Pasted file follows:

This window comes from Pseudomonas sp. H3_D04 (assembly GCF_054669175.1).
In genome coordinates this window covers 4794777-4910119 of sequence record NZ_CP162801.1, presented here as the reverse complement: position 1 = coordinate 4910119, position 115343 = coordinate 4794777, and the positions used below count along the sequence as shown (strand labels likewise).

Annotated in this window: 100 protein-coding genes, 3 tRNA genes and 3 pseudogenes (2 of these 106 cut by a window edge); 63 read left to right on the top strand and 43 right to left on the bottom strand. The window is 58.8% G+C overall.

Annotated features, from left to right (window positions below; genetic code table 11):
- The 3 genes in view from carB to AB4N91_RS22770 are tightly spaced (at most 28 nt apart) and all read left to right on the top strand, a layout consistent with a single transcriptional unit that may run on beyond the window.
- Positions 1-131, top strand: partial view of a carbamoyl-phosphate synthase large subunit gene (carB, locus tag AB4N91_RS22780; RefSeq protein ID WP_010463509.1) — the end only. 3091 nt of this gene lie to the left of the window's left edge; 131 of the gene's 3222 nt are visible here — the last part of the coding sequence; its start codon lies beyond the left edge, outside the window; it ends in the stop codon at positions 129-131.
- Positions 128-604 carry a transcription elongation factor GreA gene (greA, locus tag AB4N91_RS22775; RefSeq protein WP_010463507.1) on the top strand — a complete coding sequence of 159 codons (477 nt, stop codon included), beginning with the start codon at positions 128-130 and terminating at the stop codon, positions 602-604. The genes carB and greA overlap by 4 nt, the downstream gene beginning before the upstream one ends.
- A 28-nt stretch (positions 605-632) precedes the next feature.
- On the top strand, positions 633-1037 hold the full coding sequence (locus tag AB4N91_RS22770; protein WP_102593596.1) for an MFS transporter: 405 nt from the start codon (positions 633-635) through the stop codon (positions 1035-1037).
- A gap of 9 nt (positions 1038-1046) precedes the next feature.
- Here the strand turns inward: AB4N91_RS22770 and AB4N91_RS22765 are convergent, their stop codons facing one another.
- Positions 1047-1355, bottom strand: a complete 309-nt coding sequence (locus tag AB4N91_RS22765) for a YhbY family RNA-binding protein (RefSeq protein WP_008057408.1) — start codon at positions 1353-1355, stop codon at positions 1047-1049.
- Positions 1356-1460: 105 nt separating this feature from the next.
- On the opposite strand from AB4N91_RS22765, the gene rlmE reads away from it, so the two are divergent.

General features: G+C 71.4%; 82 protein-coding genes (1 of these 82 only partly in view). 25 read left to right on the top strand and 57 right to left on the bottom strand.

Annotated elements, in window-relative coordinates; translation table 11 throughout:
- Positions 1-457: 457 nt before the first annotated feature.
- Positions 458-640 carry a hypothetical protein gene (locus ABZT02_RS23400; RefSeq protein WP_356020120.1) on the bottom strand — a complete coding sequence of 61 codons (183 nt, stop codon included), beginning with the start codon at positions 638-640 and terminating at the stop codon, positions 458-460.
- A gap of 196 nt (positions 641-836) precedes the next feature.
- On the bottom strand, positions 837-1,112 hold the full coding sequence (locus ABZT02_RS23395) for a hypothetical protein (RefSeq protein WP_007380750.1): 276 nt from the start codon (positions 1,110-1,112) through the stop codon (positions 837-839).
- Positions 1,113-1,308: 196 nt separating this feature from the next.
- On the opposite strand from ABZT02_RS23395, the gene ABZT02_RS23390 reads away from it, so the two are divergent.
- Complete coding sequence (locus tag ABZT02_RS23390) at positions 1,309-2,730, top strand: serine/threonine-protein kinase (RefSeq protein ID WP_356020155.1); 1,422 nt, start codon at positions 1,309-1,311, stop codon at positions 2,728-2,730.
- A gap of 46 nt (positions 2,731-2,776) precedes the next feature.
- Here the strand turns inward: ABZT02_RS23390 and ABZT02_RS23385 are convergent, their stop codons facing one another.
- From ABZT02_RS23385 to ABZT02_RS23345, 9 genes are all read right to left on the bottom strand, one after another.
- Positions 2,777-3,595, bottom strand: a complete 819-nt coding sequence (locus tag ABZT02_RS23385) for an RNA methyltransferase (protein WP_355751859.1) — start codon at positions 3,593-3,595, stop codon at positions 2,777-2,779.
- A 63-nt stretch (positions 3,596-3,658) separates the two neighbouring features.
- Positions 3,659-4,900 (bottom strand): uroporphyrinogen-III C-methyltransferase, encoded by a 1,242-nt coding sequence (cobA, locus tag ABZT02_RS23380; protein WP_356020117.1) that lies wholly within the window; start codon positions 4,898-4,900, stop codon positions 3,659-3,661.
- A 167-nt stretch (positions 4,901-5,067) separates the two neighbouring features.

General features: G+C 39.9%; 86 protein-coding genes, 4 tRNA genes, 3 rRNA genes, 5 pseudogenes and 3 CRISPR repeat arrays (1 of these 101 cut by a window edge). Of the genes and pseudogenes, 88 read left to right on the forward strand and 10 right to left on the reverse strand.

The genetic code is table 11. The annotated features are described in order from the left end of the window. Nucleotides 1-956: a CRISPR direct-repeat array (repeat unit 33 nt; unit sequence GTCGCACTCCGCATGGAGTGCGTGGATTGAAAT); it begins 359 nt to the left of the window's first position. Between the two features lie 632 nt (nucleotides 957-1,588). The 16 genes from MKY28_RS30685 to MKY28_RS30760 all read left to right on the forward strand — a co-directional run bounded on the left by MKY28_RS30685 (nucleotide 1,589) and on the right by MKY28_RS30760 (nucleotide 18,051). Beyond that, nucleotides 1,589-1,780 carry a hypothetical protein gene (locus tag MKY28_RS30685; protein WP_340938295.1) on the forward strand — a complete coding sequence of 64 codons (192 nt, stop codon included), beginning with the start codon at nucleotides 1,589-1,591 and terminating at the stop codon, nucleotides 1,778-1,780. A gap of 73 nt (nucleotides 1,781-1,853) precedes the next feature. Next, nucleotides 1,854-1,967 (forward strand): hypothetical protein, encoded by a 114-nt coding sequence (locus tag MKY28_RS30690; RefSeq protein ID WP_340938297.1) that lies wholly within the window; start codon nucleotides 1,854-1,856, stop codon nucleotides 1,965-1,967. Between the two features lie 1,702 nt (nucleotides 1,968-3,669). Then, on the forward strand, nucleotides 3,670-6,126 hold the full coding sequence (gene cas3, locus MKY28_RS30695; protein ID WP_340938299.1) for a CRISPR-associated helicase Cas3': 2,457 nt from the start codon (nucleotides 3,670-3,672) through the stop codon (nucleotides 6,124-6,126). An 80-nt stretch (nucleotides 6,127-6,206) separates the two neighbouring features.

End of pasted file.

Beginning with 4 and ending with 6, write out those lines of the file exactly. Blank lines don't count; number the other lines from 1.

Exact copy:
Annotated features, from left to right (window positions below; genetic code table 11):
- The 3 genes in view from carB to AB4N91_RS22770 are tightly spaced (at most 28 nt apart) and all read left to right on the top strand, a layout consistent with a single transcriptional unit that may run on beyond the window.
- Positions 1-131, top strand: partial view of a carbamoyl-phosphate synthase large subunit gene (carB, locus tag AB4N91_RS22780; RefSeq protein ID WP_010463509.1) — the end only. 3091 nt of this gene lie to the left of the window's left edge; 131 of the gene's 3222 nt are visible here — the last part of the coding sequence; its start codon lies beyond the left edge, outside the window; it ends in the stop codon at positions 129-131.